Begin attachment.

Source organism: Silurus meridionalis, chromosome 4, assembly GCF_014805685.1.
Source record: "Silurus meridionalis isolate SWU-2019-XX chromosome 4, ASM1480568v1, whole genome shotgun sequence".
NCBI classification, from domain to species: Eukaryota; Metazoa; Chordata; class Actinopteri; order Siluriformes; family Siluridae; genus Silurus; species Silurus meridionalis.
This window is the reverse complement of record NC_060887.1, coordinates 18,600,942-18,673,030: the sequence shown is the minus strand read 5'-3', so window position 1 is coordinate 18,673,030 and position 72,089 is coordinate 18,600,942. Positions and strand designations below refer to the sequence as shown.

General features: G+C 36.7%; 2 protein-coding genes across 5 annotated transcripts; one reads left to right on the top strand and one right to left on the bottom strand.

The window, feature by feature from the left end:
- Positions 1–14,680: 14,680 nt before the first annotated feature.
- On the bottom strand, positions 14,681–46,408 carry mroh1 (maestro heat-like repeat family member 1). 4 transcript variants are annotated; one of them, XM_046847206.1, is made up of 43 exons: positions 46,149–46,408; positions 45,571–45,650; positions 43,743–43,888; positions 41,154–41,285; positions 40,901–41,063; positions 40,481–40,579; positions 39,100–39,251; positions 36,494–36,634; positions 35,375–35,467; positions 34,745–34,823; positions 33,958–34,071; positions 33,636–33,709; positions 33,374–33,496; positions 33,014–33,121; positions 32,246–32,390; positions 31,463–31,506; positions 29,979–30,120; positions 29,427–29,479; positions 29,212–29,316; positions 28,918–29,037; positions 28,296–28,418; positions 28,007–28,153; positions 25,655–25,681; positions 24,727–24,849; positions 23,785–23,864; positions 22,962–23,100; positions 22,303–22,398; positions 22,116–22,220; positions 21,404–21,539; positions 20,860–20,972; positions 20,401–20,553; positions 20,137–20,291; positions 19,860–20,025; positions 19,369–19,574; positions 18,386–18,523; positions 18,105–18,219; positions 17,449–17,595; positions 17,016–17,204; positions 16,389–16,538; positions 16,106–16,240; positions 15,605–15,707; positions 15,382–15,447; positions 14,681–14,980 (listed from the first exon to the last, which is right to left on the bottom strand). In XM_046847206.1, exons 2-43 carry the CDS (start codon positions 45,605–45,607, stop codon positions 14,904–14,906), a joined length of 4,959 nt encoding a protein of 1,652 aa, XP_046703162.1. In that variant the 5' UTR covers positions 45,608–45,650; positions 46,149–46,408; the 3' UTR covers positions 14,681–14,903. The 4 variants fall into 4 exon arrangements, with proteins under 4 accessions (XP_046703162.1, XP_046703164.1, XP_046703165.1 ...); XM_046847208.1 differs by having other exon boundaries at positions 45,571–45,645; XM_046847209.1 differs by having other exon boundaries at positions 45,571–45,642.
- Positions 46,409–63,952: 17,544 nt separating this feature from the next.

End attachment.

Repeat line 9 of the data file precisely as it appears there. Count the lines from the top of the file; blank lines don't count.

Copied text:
- Positions 46,409–63,952: 17,544 nt separating this feature from the next.